Int J Radiat Oncol Biol Phys 2020

Higher Anti-Tumor Efficacy of the Dual HER3-EGFR Antibody MEHD7945a Combined with Ionizing Irradiation in Cervical Cancer Cells.

Bourillon L, Demontoy S, Lenglet A, Zampieri A, Fraisse J, Jarlier M, Boissière-Michot F, Perrochia H, Rathat G, Garambois V, Bonnefoy N, Michaud H-A, Chardès T, Tosi D, Pèlegrin A, Azria D, Larbouret C, Bourgier C.

Purpose: The outcome of locally advanced cervical cancer (LACC) is dismal. Biomarkers are needed to individualize treatments and to improve patient outcomes. Here, we investigated whether coexpression of epidermal growth factor receptor (EGFR) and human epidermal growth factor receptor 3 (HER3) could be an outcome prognostic biomarker, and whether targeting both EGFR and HER3 with a dual antibody (MEHD7945A) enhanced ionizing radiation (IR) efficacy.

Methods and materials: Expression of EGFR and HER3 was evaluated by immunohistochemistry in cancer biopsies (n = 72 patients with LACC). The antitumor effects of the MEHD7945A and IR combotherapy were assessed in 2 EGFR- and HER3-positive cervical cancer cell lines (A431 and CaSki) and in A431 cell xenografts. The mechanisms involved in tumor cell radiosensitization were also studied. The interaction of MEHD7945A, IR, and cisplatin was evaluated using dose-response matrix data.

Results: EGFR and HER3 were coexpressed in only in 7 of the 22 biopsies of FIGO IVB cervix cancer. The median overall survival was 14.6 months and 23.1 months in patients with FIGO IVB tumors that coexpressed or did not coexpress EGFR and HER3, respectively. In mice xenografted with A431 (squamous cell carcinoma) cells, MEHD7945A significantly increased IR response by reducing tumor growth and increasing cleaved caspase-3 expression. In A431 and CaSki cells, the combotherapy increased DNA damage and cell death, particularly immunogenic cell death, and decreased survival by inhibiting the MAPK and AKT pathways. An additive effect was observed when IR, MEHD7945A, and cisplatin were combined.

Conclusions: Targeting EGFR and HER3 with a specific dual antibody enhanced IR efficacy. These preliminary results and the prognostic value of EGFR and HER3 coexpression should be confirmed in a larger sample.

Life Sci Alliance. 2020 Apr 17;3(6).

Ubiquitin and SUMO conjugation as biomarkers of acute myeloid leukemias response to chemotherapies.

Gâtel P, Brockly F, Reynes C, Pastore M, Hicheri Y, Cartron G, Piechaczyk M, Bossis G.

Ubiquitin and the ubiquitin-like SUMO are covalently conjugated to thousands of proteins to modulate their function and fate. Many of the enzymes involved in their conjugation are dysregulated in cancers and involved in cancer cell response to therapies. We describe here the identification of biomarkers of the activity of these enzymes and their use to predict acute myeloid leukemias (AML) response to standard chemotherapy (daunorubicin-DNR and cytarabine-Ara-C). We compared the ability of extracts from chemosensitive and chemoresistant AML cells to conjugate ubiquitin or SUMO-1 on 9,000 proteins spotted on protein arrays. We identified 122 proteins whose conjugation by these posttranslational modifiers marks AML resistance to DNR and/or Ara-C. Based on this signature, we defined a statistical score predicting AML patient response to standard chemotherapy. We finally developed a miniaturized assay allowing for easy assessment of modification levels of the selected biomarkers and validated it in patient cell extracts. Thus, our work identifies a new type of ubiquitin-based biomarkers that could be used to predict cancer patient response to treatments.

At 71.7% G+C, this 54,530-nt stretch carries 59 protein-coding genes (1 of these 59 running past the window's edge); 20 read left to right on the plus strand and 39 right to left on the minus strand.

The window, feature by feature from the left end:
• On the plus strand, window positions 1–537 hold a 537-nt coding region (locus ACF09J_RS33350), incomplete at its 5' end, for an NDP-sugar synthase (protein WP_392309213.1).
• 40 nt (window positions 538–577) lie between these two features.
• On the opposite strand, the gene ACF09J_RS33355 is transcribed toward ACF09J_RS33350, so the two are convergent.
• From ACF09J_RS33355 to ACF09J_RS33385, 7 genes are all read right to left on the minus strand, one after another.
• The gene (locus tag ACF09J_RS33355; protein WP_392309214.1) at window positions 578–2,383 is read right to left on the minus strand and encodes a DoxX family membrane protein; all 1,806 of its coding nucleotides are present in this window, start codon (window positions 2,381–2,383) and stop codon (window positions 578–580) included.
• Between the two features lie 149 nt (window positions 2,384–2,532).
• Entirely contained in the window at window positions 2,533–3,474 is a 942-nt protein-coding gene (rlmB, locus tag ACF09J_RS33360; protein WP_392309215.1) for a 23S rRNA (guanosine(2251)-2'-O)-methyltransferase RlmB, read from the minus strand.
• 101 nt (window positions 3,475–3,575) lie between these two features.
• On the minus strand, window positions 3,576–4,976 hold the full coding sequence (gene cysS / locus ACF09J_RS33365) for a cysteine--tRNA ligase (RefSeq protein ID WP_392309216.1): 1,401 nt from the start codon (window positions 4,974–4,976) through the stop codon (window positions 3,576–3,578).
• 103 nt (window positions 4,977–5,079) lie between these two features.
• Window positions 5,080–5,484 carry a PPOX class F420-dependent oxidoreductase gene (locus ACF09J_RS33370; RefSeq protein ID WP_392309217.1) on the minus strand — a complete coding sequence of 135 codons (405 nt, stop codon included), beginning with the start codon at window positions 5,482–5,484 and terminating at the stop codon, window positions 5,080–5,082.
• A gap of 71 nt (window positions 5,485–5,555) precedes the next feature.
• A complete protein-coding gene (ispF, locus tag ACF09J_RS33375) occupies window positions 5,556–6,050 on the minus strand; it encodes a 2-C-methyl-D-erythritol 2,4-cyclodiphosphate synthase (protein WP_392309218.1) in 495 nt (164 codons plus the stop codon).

British J. of Cancer 2020 Mar / vol 122 (5) 715-725

Hypoxia differently modulates the release of mitochondrial and nuclear DNA

A. Otandault, J. D. Abraham, Z. Al Amir Dache, A. Khalyfa, I. Jariel-Encontre, T. Forné, C. Prévostel, S. Chouaib, D. Gozal and A. R. Thierry

Background: We investigated the influence of hypoxia on the concentration of mitochondrial and nuclear cell-free DNA (McfDNA and NcfDNA, respectively).

Method: By an ultra-sensitive quantitative PCR-based assay, McfDNA and NcfDNA were measured in the supernatants of different colorectal cell lines, and in the plasma of C57/Bl6 mice engrafted with TC1 tumour cells, in normoxic or hypoxic conditions.

Results: Our data when setting cell culture conditions highlighted the higher stability of McfDNA as compared to NcfDNA and revealed that cancer cells released amounts of nuclear DNA equivalent to the mass of a chromosome over a 6-h duration of incubation. In cell model, hypoxia induced a great increase in NcfDNA and McfDNA concentrations within the first 24 h. After this period, cfDNA total concentrations remained stable in hypoxia consecutive to a decrease of nuclear DNA release, and noteworthy, to a complete inhibition of daily mitochondrial DNA release. In TC1-engrafted mice submitted to intermittent hypoxia, plasma NcfDNA levels are much higher than in mice bred in normoxia, unlike plasma McfDNA concentration that is not impacted by hypoxia.

Conclusion: This study suggests that hypoxia negatively modulates nuclear and, particularly, mitochondrial DNA releases in long-term hypoxia, and revealed that the underlying mechanisms are differently regulated.